The study concludes that they found no evidence “that short-term exposure to violent video games either increased or decreased aggressive behavior in the laboratory. Similarly violent video game exposure in real life was not related to laboratory aggression.” (pg 105) The social learning theory predicted that subjects would be more aggressive after playing a violent video game. The catharsis hypothesis predicted that subjects would be less aggressive after playing a violent video game. Neither hypothesis was confirmed. Participants displayed neither an increase nor decrease in aggression after playing a violent video game.. So, we don’t learn violence from video games, though it does mean that we don’t really “get our angry out” through video games either. One interesting piece was the third aspect of their test regarding mood management. They came to the conclusion that “long-term exposure to violent video games was associated with reduced hostile feelings and depression following a stressful task.” (pg 105) Perhaps in the future we’ll begin seeing video games being used to treat depression. Though I’m positive many gamers are already self-medicating in that regard.
Our second study takes a difference approach. They focused more on the duration of effects of violent video games. Barlett et. al. wanted to know how long aggressive feelings and behaviors last after sitting down to play a violent video game.
They also took a wildly different approach to measuring aggression. First, they measured the participant’s heart rate, had them fill out a State Hostility Scale and do a word completion task, where the person must finish up a word. So the sheet reads K-I-_-_ and they score you differently if you write “kill” instead of “kiss.” Next, the participants were separated into two groups where they either played Mortal Kombat: Deadly Alliance or Hard Hitter Tennis. After playing for 15 minutes, they had the people do more hostility scales, word completion tasks and heart rate monitoring. Then the participants were given a cup and four different types of hot sauces and that they were to put as much hot sauce in the cup as they wanted and someone down the hall would have to drink it up. Basically, the amount and severity of the hot sauce would help indicate how aggressive you were feeling. After a time, they filled out more questionnaires and word completion tasks and had their heart rate taken. Where they mixed it up was how long before people had to make the hot sauce after they played the video game.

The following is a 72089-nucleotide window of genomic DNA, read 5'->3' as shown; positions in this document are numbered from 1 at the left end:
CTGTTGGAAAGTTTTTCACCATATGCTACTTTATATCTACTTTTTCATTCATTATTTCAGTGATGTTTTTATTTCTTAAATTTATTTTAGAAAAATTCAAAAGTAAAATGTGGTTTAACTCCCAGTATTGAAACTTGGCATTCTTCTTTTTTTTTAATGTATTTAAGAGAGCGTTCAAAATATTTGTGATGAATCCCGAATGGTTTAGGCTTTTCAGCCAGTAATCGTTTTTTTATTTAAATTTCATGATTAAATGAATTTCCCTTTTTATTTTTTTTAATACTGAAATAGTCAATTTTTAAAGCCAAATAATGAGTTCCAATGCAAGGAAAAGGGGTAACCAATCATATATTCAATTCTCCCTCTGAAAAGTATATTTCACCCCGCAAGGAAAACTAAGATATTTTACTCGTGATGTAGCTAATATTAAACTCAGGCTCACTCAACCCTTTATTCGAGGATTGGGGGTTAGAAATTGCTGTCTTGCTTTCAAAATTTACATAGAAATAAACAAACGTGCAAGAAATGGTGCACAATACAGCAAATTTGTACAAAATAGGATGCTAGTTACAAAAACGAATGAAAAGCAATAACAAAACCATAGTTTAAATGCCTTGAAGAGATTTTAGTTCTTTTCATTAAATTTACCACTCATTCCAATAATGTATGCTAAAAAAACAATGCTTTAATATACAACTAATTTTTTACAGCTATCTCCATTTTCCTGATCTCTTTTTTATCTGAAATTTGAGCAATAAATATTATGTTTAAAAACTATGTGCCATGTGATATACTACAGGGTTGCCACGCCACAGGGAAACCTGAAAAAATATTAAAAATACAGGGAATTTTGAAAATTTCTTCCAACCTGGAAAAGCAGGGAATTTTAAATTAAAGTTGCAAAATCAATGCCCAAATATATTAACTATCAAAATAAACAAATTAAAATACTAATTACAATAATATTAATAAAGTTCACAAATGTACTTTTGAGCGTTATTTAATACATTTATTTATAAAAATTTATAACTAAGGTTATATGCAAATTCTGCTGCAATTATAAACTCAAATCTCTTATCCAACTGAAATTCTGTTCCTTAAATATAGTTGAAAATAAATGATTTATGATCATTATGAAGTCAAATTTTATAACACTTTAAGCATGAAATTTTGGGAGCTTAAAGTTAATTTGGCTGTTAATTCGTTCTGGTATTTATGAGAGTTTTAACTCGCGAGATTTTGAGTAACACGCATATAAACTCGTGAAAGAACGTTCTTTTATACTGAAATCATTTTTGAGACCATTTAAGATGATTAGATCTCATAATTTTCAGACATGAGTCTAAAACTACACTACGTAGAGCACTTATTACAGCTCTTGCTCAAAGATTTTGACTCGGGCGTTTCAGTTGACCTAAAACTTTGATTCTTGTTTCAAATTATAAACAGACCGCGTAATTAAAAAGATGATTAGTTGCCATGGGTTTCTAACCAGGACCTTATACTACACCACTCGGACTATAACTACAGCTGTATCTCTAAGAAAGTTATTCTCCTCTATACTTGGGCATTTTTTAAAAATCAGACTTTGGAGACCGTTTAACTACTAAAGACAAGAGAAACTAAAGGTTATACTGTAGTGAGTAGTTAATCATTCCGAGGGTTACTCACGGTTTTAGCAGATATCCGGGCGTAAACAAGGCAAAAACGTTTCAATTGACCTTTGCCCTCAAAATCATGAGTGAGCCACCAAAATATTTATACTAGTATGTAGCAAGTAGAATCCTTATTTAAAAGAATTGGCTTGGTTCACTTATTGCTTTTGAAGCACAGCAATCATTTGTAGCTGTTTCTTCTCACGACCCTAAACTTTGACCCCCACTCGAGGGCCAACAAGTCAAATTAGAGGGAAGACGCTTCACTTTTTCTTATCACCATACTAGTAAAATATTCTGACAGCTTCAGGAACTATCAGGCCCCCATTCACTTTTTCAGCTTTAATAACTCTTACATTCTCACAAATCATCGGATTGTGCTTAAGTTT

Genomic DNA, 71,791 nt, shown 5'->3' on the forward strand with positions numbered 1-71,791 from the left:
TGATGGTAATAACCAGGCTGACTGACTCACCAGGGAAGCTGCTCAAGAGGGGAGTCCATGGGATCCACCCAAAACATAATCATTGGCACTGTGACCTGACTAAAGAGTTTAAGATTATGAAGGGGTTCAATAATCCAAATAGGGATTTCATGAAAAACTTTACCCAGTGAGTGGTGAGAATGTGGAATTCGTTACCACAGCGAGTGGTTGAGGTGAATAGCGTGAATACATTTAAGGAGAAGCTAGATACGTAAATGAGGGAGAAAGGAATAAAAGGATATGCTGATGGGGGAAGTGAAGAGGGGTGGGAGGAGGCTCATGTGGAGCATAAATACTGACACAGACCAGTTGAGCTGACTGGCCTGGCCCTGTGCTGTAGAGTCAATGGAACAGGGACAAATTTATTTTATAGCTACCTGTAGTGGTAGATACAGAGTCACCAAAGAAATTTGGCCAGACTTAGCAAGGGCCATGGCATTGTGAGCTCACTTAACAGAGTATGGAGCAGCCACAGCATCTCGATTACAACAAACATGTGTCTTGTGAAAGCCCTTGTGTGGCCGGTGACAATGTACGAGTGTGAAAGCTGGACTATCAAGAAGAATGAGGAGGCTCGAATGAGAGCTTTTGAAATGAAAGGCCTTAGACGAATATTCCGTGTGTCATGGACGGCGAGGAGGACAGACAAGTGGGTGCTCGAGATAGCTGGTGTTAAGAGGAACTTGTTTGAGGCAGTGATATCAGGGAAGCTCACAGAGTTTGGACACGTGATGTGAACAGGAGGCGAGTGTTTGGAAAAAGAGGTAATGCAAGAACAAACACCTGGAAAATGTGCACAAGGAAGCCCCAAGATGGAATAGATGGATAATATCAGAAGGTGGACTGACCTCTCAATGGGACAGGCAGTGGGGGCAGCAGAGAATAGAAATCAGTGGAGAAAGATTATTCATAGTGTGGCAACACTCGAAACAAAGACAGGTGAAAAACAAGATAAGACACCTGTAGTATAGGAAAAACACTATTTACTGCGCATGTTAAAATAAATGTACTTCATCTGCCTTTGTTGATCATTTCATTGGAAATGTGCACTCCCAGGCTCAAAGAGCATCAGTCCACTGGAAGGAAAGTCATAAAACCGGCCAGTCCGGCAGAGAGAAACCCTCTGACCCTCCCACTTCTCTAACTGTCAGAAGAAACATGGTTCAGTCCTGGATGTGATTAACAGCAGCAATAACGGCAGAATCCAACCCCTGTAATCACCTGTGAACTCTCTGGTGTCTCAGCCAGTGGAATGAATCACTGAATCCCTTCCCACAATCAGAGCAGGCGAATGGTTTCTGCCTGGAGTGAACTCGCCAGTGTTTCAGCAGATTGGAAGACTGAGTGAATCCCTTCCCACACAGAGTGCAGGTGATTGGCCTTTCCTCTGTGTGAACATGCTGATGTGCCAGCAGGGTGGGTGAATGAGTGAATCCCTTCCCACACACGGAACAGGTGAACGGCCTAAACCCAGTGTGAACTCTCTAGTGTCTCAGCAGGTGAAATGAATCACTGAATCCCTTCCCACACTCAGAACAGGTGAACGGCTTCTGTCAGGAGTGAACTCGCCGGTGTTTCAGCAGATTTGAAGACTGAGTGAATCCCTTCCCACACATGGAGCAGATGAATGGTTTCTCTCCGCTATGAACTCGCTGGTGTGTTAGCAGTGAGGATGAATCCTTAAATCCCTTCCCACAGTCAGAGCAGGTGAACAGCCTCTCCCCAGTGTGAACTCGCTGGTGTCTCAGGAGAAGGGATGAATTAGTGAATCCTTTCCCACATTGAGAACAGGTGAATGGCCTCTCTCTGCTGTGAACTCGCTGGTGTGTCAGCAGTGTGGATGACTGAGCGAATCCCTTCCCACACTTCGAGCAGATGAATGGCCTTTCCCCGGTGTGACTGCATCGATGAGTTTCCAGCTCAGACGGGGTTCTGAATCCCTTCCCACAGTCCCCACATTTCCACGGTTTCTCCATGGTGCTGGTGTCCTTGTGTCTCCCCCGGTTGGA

In this study, they show that aggressive feelings and thoughts dissipate within 4 minutes of playing a violent video game. Aggressive behaviors and physiological arousal (heart rate) dissipate within 10 minutes. I find this absolutely fascinating because it demonstrates how quickly we return to normal after playing a violent game. I don’t know about you, but after I close out of a game, I tend to look at which friends of mine are on Xbox Live or PSN or Steam and whether or not there are any good sales before I shut it down. It may be 4-5 minutes before I shut down my console anyway, so my aggressive feelings and thoughts have most likely dissipated before the machine is even cold.
Of the two studies I’ve reviewed here, only one of the two has shown that violent video games cause aggressive thoughts, feelings or behaviors, and though video games have that effect, it is only for an extremely short period of time after the game has finished. A person would have to play a violent video game and act upon those aggressive feelings immediately upon putting the controller down. This is not conducive for a person planning on murdering innocent people in a public place. So, why are video games constantly being framed as the scapegoat? Is it because the gaming community is a soft target with few voices of reason and solid information?
The reason I reviewed these studies is that when the time comes, you, as a gamer, can use this evidence to dispel the misinformation regarding video game violence and aggression and misrepresentation of video games and the gaming community. Of course, only time and more research will be able to tell us what the long-term effects are on individuals playing violent video games. But I’m confident, with good science and not witch hunts called forth by blinded government officials, will the truth about video games be uncovered. And like I stated at the beginning, it’s an election year. Support organizations like the Video Game Voters Network and most importantly – VOTE!